You might be a family caregiver and not even know it. Furthermore, you may not even realize how taxing it is, how it might be impacting your overall well-being.
According to an AARP/National Alliance of Caregiving survey, there are an estimated 43.5 million adults in the United States providing unpaid care to a loved one. Of those, only 18.2% reported being caregivers. Only about half of the caregivers surveyed said that there was another family or unpaid caregiver also helping out (those least likely to have any backup were spousal caregivers).
Half of the caregivers in that survey said that they felt they had no choice in taking on the role of family caregiver and often fell increased stress and strain.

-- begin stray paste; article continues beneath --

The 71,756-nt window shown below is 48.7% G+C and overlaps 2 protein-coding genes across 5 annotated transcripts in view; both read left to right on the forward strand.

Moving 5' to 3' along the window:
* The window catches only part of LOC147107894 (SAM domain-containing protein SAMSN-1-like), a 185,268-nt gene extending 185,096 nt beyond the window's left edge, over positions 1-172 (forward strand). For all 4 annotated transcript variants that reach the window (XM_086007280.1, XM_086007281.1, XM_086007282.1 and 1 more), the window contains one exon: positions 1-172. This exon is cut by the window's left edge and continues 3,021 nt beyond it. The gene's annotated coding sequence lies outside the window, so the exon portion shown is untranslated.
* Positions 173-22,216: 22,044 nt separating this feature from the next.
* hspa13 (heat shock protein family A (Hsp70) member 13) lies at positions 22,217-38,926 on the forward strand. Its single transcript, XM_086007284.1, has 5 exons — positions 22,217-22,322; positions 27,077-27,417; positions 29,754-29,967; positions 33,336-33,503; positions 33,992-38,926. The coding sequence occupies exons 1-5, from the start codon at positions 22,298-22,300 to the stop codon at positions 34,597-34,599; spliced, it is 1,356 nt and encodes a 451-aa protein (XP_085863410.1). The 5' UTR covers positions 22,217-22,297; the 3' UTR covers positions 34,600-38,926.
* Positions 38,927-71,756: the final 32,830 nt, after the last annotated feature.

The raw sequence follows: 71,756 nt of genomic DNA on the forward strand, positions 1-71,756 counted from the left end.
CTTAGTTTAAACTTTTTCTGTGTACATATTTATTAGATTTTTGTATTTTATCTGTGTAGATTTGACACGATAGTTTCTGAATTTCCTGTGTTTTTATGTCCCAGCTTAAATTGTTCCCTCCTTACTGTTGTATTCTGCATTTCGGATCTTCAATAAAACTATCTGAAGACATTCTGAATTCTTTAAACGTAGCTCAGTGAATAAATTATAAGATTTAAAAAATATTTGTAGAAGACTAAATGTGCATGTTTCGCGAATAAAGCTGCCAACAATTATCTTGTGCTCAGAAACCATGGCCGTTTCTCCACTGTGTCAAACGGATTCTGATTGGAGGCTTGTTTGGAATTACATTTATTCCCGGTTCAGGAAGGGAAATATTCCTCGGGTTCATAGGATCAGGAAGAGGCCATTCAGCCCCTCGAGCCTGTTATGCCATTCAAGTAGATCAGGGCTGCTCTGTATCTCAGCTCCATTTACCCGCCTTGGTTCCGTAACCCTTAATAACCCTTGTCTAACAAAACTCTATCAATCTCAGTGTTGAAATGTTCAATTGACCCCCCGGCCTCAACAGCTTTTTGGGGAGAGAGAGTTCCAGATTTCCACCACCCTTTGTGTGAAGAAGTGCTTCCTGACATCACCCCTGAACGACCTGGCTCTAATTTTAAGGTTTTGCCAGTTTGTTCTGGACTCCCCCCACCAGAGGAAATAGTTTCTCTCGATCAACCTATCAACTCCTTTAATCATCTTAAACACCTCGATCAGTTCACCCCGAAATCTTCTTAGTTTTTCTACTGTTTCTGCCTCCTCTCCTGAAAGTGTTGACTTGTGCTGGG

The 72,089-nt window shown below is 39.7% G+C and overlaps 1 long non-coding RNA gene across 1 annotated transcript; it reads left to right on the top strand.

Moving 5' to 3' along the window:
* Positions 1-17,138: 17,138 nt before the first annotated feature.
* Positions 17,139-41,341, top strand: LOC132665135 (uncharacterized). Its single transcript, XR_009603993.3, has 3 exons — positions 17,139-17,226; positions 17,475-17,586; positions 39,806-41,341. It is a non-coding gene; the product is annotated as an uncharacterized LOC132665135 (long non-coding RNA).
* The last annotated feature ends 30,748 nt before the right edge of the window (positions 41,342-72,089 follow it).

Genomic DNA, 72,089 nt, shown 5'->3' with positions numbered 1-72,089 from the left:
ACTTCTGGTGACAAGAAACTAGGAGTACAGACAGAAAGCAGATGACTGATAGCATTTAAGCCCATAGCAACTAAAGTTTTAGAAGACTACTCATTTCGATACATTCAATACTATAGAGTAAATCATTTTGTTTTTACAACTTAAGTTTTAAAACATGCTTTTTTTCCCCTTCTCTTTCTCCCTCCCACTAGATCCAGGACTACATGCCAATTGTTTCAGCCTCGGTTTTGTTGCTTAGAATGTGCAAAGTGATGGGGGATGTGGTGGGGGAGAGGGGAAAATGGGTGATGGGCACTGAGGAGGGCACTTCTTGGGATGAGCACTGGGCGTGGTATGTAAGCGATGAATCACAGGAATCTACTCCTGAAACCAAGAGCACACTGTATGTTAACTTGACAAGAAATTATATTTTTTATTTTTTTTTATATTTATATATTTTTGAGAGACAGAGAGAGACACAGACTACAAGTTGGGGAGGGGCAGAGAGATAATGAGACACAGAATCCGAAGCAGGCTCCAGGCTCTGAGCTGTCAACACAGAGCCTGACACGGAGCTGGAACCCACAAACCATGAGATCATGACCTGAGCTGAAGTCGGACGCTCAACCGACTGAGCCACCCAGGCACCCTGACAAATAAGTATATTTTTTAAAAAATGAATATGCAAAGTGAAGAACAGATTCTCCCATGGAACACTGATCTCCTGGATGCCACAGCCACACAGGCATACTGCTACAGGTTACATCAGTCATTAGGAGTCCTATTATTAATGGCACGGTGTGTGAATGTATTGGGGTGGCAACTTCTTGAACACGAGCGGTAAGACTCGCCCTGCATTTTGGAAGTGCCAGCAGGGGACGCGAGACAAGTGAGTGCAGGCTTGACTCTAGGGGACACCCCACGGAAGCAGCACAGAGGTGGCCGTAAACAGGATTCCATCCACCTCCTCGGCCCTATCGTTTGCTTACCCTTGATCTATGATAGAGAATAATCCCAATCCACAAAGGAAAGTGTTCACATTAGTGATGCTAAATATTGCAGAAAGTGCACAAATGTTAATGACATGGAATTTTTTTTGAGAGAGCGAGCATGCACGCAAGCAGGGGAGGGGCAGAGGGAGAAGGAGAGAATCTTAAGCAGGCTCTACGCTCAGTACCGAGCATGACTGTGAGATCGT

Is what you know about caregiving actually true? We break down six common misconceptions and give you the facts.
Background checks can provide a sense of security for loved ones when they bring a caregiver into the lives of their loved one who needs assistance.
This article looks at a new study that found interactions with strangers can make people happier. Consider that a caregiver is a stranger at first, but such a relationship has the potential to make someone feel less lonely and more connected.